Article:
More than words

First-class direction and performances draw new meaning from Shaw's classic


The most surprising thing about this production of George Bernard Shaw's best-loved play is that its "sanguinary element", as Colonel Pickering calls it, still works. I had been a little dreading the famous line, just as I dread "A handbag!" in The Importance of Being Earnest - it must be easier to make something new of "To be or not to be". But at the Old Vic, under Peter Hall's pretty damn faultless direction, when Eliza says, "Walk? Not bloody likely," it catches you almost by surprise and is so funny you are laughing a minute later.

It is a giddily well-written scene, the play's best, but tense also, for you fear that Eliza will be humiliated. Instead, she is a huge hit, thanks to the stupidity of the Eynsford Hills, the other guests in Mrs Higgins's drawing room. Freddy is blinded by Eliza's beauty and his sister mistakes her racy vernacular for "the new small talk", while their mother simply sees her behaviour merely as further evidence of a world moving on too rapidly. The social failure is Henry Higgins, the old dog who cannot learn new tricks. Watching Michelle Dockery as Eliza slowly enunciate her first posh words and then move up several gears until "I say them as pinched it done her in" comes out in pinched RP, is like watching an expensively wired robot short-circuit.

Dockery is excellent. Her secret is never for a moment to regard Eliza as either a comic or a tragic character. She is just a serious one. The more Higgins builds her vocabulary, the more she discovers the tools to explore her emotions. By the end, the tools have become weapons with which she can battle with him. On the other side of the ring, Tim Pigott-Smith finds a light, boyish side to Higgins. He is arrogant and irresponsible but he does not take himself half as seriously as she does.

Plenty of questions are raised by the play - whether class or character determines destiny, whether society will survive its new social mobility, whether men and women belong to different races - but psychologically the question that needs an answer is what is wrong with Higgins. Higgins, the expert in phonetics, knows the sound of everything but the meaning of very little. He is, as we would now say, erotically illiterate. But that is nothing unusual. The mystery is what happened to the man's sex drive, why he finds no interest in women under 45. Worryingly, when confronted with his confirmed bachelor status by his mother, he tells her he is looking for a woman exactly like her. Did Freud ever write about this play?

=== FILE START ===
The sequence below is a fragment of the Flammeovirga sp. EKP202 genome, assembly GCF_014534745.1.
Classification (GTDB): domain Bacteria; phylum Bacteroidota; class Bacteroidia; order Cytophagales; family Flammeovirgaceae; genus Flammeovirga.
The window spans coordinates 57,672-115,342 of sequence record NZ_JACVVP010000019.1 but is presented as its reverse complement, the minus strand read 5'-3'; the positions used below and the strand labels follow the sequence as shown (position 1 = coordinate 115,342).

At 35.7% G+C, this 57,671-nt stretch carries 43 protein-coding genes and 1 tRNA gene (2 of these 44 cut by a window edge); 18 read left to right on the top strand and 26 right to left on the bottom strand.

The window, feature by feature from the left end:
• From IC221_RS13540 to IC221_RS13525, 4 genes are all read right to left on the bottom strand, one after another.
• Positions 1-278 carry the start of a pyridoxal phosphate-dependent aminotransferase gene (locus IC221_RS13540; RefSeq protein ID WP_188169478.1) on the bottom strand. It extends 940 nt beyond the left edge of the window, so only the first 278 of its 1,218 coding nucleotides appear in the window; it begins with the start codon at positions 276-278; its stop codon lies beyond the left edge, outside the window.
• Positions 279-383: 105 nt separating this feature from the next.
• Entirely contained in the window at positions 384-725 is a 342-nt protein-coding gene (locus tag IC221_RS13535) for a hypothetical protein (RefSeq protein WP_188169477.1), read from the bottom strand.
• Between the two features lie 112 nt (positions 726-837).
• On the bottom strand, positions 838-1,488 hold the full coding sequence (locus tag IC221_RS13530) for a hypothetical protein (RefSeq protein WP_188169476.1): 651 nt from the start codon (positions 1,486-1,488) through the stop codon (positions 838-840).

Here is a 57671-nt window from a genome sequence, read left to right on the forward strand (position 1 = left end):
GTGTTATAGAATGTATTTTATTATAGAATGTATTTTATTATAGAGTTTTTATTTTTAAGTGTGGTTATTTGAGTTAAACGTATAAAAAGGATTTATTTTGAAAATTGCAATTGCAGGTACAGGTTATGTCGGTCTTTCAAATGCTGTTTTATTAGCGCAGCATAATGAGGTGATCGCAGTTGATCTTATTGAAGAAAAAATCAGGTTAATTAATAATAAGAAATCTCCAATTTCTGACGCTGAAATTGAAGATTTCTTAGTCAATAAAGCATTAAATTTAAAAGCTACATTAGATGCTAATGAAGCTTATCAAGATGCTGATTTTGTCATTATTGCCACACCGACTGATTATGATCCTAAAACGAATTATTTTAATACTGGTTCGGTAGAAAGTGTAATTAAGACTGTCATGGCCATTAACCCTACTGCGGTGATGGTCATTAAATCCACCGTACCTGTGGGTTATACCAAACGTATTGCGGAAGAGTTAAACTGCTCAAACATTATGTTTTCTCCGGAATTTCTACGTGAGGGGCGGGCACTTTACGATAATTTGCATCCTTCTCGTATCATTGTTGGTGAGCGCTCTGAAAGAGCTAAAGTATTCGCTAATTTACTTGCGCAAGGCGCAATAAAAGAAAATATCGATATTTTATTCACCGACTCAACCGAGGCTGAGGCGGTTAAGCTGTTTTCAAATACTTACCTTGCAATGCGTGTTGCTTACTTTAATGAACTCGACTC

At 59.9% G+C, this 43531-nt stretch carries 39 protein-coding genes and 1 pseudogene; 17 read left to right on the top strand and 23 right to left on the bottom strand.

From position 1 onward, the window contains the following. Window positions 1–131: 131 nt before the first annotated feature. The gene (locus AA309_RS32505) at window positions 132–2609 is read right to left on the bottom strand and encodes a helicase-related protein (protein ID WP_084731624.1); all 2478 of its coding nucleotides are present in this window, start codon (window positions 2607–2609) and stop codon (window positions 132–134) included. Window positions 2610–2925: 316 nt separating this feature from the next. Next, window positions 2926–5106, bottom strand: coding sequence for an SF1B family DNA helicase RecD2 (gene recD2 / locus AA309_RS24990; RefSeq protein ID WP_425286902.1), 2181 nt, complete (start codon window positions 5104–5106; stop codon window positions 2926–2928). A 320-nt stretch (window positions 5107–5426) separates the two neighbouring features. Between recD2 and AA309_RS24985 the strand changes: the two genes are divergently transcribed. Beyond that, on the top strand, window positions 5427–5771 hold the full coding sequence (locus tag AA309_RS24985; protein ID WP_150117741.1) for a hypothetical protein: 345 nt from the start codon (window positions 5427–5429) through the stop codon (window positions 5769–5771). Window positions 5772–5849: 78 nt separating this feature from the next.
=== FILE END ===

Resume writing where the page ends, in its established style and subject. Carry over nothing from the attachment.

In the musical, My Fair Lady, his friend Pickering ends up in drag. Here there is nothing going on between the two men beyond friendship, but it is a very intense friendship. Hall has them return home from a long night out at the opera, humming "The Pearl Fishers Duet". We note that Higgins's best shot at winning Eliza back to his home is to offer her "good fellowship".

It is an offer this newly liberated lady can only refuse. Eliza has become a proto-feminist and to surrender to anyone for anything less than love would be impossible (in the case of the smitten Freddy, his love for her rather than hers for him). But we cannot help wonder why Higgins does not make a final romantic lunge. Shaw meant us to feel the sexual tension, generated not least by the endings of all the romantic comedies we have seen.